Sunday, February 26, 2012

Why Consider Causality?

After several decades of consideration, I have come to the realization that most causality (or causation) links have more to do with ease than with reality.

Speaking with a friend today, we illustrated the point this way:  I asked:  What started the war in Iraq?  His considered reply was "When Saddam Hussein invaded Kuwait".

I asked him:  "What caused Saddam Hussein to invade Kuwait?"  It doesn't matter what the answer is, the fact is, that there IS an answer.  And, you can probably keep going.  "What was the cause of whatever it was that caused Saddam Hussein to invade Kuwait?"

Causality is only easy to link if you carefully control the variables.  That's one of the mantras of science, command and control.  But life is messy and people are messy.  Causation, therefore is only a guess a need to stick a fork in the ground and say "This is the beginning of this causality chain!" when in reality, it's really just the easiest place to put it to make the causation chain work.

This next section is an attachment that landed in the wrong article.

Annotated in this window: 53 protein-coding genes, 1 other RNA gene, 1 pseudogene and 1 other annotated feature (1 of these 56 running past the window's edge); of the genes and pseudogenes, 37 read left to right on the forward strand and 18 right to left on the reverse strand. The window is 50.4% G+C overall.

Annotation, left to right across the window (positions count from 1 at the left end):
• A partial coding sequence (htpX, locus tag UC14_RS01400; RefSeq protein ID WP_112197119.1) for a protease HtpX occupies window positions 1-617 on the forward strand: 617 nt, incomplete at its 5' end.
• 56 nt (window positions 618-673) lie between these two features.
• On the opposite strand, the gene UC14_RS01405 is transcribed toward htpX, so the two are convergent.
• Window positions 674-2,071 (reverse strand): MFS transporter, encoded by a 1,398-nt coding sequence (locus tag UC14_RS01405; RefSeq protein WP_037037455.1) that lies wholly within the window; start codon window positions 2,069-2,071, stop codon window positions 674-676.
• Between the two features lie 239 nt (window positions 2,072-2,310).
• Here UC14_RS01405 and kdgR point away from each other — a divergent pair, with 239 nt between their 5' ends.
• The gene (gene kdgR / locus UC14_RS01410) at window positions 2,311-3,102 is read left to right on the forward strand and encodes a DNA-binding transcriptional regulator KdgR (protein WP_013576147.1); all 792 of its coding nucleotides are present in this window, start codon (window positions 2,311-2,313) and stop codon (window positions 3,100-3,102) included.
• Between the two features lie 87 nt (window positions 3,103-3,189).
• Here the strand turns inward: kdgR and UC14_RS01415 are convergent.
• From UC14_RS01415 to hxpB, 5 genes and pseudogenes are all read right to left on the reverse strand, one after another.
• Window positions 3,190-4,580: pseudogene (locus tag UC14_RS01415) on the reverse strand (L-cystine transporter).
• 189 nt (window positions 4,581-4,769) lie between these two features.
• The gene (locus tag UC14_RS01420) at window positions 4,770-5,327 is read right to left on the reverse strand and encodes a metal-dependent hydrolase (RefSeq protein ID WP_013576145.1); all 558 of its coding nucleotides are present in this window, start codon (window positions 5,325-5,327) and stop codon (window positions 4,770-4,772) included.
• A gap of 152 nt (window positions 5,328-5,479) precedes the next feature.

I would love to be able to vow never again to ask the question "Why?".


Lyn Betz said...

Wouldn't eliminating "why" be kind of tough on science? I'd keep it if I were you, and be glad for it. Not that I don't see your point about causality - the more I think about the interdependent web, the more I feel like everything is like a piece of fabric, and when you pick up one point in it, a whole lot of other stuff comes up along with it. Makes it hard sometimes when I'm writing sermons, because it's ALL CONNECTED! And yet, people want lunch. I've been reading a lot lately about choosing where we put our focus, and you could say that's putting a fork in the ground in an arbitrary way too. But it sure does make a difference.

Eddie Proulx said...


Innovation begins with a question. But so does blame, shame, fear. I suppose I wish I could say "only ask 'why' if the answer will make things better", but then you get into defining "better".

The question "Why did you do that?" is unanswerable - so what's the point in asking it. Like eggs. Are they good for you, or are they bad for you? Milk, antibiotics - same thing. Depends where you pick as beginning and ending measurement points.

Would science not run smoothly by substituting the question "How" for "Why"? Is that just semantics?

A sermon/talk is like throwing a stone into pond. There is a splash, then a ripple, then - nothing - but the stone is still in there.

I have a lot of trouble with intention. Good intentions are necessary, but are they enough? Maybe you should write about that so I can know for sure!